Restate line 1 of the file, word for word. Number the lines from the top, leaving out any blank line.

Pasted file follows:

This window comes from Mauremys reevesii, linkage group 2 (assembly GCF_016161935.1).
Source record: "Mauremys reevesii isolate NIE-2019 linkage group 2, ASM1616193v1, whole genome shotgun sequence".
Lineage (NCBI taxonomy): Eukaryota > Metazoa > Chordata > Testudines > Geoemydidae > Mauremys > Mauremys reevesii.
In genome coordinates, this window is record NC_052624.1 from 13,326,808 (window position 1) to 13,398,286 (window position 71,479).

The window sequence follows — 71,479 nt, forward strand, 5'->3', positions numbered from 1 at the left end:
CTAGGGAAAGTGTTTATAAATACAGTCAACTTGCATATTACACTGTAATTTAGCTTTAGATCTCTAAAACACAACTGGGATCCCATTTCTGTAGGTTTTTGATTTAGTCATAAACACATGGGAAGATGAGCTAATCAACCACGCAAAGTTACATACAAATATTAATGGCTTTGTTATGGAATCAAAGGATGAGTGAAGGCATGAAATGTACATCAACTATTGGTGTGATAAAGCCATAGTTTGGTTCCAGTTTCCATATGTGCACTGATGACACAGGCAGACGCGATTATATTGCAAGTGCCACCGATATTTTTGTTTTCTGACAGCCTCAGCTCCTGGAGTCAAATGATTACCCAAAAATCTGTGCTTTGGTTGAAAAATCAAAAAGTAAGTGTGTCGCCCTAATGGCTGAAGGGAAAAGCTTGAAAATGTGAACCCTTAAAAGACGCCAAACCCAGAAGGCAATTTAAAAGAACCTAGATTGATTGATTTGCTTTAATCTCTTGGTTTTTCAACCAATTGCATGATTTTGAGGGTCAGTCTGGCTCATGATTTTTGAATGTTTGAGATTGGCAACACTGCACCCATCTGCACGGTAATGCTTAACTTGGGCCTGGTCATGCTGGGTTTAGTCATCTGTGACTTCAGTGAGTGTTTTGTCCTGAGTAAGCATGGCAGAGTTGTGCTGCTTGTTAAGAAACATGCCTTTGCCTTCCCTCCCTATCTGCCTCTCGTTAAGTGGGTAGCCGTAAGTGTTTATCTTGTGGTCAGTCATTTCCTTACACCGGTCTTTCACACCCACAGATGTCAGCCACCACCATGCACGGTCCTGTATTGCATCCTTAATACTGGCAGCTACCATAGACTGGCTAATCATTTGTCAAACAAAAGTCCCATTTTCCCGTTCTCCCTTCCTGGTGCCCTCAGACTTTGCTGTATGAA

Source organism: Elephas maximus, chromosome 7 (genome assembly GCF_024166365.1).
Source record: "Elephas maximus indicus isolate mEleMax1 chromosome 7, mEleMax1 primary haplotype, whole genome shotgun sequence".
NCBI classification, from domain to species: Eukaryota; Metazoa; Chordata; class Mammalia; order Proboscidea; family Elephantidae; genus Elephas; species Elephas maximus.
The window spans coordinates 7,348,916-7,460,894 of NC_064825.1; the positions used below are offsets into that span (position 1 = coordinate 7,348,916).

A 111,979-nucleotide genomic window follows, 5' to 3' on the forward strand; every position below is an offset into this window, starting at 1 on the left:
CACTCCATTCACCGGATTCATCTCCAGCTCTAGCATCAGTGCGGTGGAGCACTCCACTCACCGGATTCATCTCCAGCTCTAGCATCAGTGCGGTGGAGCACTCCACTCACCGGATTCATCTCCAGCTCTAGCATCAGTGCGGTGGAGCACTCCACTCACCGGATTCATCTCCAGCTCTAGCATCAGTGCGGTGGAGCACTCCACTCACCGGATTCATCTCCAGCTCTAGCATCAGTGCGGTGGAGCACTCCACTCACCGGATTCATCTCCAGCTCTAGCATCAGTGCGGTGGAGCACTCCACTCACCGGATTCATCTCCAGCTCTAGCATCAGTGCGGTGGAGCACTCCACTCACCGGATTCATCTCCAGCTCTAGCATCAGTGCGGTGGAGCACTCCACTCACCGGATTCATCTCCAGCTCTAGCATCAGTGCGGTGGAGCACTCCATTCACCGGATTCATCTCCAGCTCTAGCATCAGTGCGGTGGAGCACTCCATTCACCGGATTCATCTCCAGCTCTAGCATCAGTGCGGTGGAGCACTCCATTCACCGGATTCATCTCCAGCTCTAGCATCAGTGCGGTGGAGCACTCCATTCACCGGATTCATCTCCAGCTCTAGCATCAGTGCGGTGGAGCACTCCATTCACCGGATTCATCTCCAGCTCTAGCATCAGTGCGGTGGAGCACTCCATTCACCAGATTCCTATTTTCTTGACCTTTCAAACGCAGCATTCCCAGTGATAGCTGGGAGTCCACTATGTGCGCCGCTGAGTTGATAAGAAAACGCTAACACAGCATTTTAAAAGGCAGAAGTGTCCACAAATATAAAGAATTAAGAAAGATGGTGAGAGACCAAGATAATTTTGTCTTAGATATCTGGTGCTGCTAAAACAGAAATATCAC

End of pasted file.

This window comes from Mauremys reevesii, linkage group 2 (assembly GCF_016161935.1).